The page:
My brush with Rontokbro virus
By Murray Bourne, 01 May 2006
We have 2 computers, used mostly by my progeny and me.
Progeny (aka multitasking millennial) called me to say that her computer was slow and she couldn’t do anything on it. Fine, I said, I’ll look at it when I get home.
The PC was clearly sick, with a process (sass.exe) hogging the CPU and causing the computer to thrash away. Every now and then the machine would shutdown by itself and reboot.
I noticed an odd thing. The desktop had a folder on it called “Desktop”. Also, the My Documents folder had a folder in it called “My Documents”. In fact, all directories had the same curious addition of a folder with the same name. I found out later that it was not a directory at all - it was an application, 56kB in size.
Anyway, I suspected spyware and tried to do a scan with Spybot Search and Destroy. But as I tried to open Spybot, the computer shut itself down and rebooted.
Then I tried to run AntiVir (the freebie antivirus that I was using) scan and yep, the PC shut itself down and rebooted.
By now I was getting mad. I had spent over an hour and the condition of the computer was getting worse on every reboot.
While I was trying to get some application to do a scan, ZoneAlarm would ask if I wanted to allow sass.exe, lsass.exe or inetinfo.exe to access the Internet. I most certainly didn’t. It turns out that these are the names of legitimate Windows system applications that do not access the Internet. But the virus (or whatever it was) had created applications with the same names as the legit files. On each reboot it was getting these applications to run in the background.
So, I tried using msconfig to disable all startup items. But you guessed it, shutdown and reboot.
Waah - this was getting bad. By this stage, the computer had become impossibly slow. I couldn’t even open Explorer to find anything, I couldn’t open any virus - or spyware-killer software and worse - now I couldn’t even shut down.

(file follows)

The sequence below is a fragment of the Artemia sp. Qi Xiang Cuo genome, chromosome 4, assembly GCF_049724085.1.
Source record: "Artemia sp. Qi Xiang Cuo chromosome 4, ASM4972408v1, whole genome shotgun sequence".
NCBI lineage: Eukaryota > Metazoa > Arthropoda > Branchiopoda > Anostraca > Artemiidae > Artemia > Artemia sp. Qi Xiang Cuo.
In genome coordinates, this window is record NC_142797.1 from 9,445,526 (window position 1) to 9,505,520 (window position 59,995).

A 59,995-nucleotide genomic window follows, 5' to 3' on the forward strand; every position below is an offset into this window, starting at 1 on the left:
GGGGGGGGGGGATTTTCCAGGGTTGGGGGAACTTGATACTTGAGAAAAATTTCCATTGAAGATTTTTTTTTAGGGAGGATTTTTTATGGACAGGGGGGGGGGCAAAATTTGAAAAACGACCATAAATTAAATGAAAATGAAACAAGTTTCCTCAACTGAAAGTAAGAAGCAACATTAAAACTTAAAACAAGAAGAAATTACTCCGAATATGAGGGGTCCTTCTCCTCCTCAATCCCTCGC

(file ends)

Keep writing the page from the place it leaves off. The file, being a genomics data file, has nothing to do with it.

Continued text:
Anyway, to cut a very long story short, it turned out to be W32/[email protected] virus. After it infected my daughter’s computer first and that computer slowed to a crawl, she went to my computer with - yep - the same thumb drive and infected my computer too.
I got hers clean, reloaded her files and finally she was up and running.
Then on to my computer. One of the problems with clearing this virus was that both McAffee and Norton websites give misleading advice. Both of them advised to scan the HDD and then fix the registry and other items changed by the virus - and all should be sweet. But that doesn’t work. If the virus is still anywhere in the HDD, it can be reactivated on the next boot (or at the next scheduled activation time).
Proper solution: The only way I found to rid the computer of the virus is to use another HDD as the master drive and set the infected HDD as a slave drive. Then scan using the master drive. This removes the virus completely, since there is no virus active in the master drive’s memory during the scan.
So I finally managed to scan everything, remove all instances of the virus and reset the cleaned HDD as the master drive.
Why didn’t I have virus protection? But I did - I was using open source antivirus on both computers: Antivir on one and ClamWin on the other. But both missed picking up this virus.
So now I have Norton antivirus on both computers. That was the one that found the virus and killed it.
I hate viruses.
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